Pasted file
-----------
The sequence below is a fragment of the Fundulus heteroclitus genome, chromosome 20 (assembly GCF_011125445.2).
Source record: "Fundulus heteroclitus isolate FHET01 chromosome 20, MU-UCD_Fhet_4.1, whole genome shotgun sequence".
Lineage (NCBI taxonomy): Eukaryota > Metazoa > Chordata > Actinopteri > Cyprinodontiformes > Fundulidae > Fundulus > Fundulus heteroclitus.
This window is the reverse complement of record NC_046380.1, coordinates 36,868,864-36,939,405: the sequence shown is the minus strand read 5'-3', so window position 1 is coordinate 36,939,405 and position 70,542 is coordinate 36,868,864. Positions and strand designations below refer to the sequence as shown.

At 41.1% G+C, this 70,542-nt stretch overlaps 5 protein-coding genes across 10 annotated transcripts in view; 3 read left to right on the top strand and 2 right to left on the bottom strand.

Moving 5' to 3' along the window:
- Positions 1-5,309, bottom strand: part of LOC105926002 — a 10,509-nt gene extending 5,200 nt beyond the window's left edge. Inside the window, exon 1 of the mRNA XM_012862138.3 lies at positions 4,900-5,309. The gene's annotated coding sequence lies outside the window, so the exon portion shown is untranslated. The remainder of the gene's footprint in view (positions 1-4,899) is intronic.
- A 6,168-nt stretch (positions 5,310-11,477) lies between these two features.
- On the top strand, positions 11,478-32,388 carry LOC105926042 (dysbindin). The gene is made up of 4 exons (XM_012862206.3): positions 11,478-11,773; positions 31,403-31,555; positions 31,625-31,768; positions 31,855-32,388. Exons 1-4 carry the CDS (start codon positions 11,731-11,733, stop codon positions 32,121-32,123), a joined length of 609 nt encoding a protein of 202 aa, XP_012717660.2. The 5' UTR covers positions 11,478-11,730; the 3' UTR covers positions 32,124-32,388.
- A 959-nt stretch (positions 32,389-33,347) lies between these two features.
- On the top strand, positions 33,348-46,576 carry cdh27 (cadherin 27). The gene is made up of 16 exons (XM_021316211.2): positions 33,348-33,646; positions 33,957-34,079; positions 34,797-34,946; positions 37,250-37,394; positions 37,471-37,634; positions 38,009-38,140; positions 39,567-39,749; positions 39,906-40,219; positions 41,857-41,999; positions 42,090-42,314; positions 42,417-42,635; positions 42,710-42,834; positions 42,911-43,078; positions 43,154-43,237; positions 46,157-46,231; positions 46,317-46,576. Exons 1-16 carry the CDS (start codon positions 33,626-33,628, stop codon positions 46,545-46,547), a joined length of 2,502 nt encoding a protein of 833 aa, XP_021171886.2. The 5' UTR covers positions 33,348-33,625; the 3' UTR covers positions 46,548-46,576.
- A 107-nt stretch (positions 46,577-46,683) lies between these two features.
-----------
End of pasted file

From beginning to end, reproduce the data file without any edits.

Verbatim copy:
The sequence below is a fragment of the Fundulus heteroclitus genome, chromosome 20 (assembly GCF_011125445.2).
Source record: "Fundulus heteroclitus isolate FHET01 chromosome 20, MU-UCD_Fhet_4.1, whole genome shotgun sequence".
Lineage (NCBI taxonomy): Eukaryota > Metazoa > Chordata > Actinopteri > Cyprinodontiformes > Fundulidae > Fundulus > Fundulus heteroclitus.
This window is the reverse complement of record NC_046380.1, coordinates 36,868,864-36,939,405: the sequence shown is the minus strand read 5'-3', so window position 1 is coordinate 36,939,405 and position 70,542 is coordinate 36,868,864. Positions and strand designations below refer to the sequence as shown.

At 41.1% G+C, this 70,542-nt stretch overlaps 5 protein-coding genes across 10 annotated transcripts in view; 3 read left to right on the top strand and 2 right to left on the bottom strand.

Moving 5' to 3' along the window:
- Positions 1-5,309, bottom strand: part of LOC105926002 — a 10,509-nt gene extending 5,200 nt beyond the window's left edge. Inside the window, exon 1 of the mRNA XM_012862138.3 lies at positions 4,900-5,309. The gene's annotated coding sequence lies outside the window, so the exon portion shown is untranslated. The remainder of the gene's footprint in view (positions 1-4,899) is intronic.
- A 6,168-nt stretch (positions 5,310-11,477) lies between these two features.
- On the top strand, positions 11,478-32,388 carry LOC105926042 (dysbindin). The gene is made up of 4 exons (XM_012862206.3): positions 11,478-11,773; positions 31,403-31,555; positions 31,625-31,768; positions 31,855-32,388. Exons 1-4 carry the CDS (start codon positions 11,731-11,733, stop codon positions 32,121-32,123), a joined length of 609 nt encoding a protein of 202 aa, XP_012717660.2. The 5' UTR covers positions 11,478-11,730; the 3' UTR covers positions 32,124-32,388.
- A 959-nt stretch (positions 32,389-33,347) lies between these two features.
- On the top strand, positions 33,348-46,576 carry cdh27 (cadherin 27). The gene is made up of 16 exons (XM_021316211.2): positions 33,348-33,646; positions 33,957-34,079; positions 34,797-34,946; positions 37,250-37,394; positions 37,471-37,634; positions 38,009-38,140; positions 39,567-39,749; positions 39,906-40,219; positions 41,857-41,999; positions 42,090-42,314; positions 42,417-42,635; positions 42,710-42,834; positions 42,911-43,078; positions 43,154-43,237; positions 46,157-46,231; positions 46,317-46,576. Exons 1-16 carry the CDS (start codon positions 33,626-33,628, stop codon positions 46,545-46,547), a joined length of 2,502 nt encoding a protein of 833 aa, XP_021171886.2. The 5' UTR covers positions 33,348-33,625; the 3' UTR covers positions 46,548-46,576.
- A 107-nt stretch (positions 46,577-46,683) lies between these two features.